The presence of exotic rock debris in the lunar soil brought back by Chang’e-5 probe can provide key information for understanding the geological evolution of the Moon and the diversity of lunar rock composition.
Recently, a research team from the Institute of Geochemistry of the Chinese Academy of Sciences (IGCAS) identified seven exotic igneous clasts from more than 3,000 Chang’e-5 lunar soil particles.
The study was published Dec. 22 in Nature Astronomy.
These seven exotic rock fragments include: high-Ti botryoidal rock fragments, low-Ti basalt fragments, olivine plagioclase fragments, magnesian plagioclase fragments, highly evolved rock fragments, Mg-rich olivine fragments, and volcanic glass fragments.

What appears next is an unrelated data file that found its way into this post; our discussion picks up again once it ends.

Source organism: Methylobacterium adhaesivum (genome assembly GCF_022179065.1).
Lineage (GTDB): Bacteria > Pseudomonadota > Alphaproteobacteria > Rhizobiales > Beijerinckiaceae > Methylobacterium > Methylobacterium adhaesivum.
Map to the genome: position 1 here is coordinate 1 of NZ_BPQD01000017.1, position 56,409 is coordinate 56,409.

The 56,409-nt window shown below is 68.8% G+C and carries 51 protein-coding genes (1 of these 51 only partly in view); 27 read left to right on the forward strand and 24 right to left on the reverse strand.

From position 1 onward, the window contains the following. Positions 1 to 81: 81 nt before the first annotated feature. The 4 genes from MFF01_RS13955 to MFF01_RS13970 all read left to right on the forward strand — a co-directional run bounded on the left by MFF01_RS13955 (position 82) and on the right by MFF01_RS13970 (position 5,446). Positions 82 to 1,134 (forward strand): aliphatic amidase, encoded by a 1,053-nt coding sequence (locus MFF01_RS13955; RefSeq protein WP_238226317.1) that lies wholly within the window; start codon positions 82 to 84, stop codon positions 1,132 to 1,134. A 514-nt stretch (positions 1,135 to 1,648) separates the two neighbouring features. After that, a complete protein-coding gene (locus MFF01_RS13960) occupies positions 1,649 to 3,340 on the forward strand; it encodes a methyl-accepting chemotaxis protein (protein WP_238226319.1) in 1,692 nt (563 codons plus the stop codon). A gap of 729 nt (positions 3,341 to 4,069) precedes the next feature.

Researchers believe they came from an impact spurt 50-400 km away from the Chang’e-5 detection site.
Meanwhile, a comparison with the lunar rock fragments obtained from the U.S. Apollo program revealed that the three exotic igneous rock fragments in Chang’e-5 lunar soil particles exhibit different mineral composition and compositional characteristics.
The special rock fragments found in this study provide evidence to reveal the diversity of lunar crust composition and magmatic activity.
This suggests that unidentified geologic units still exist on the Moon and could help in planning future lunar exploration missions.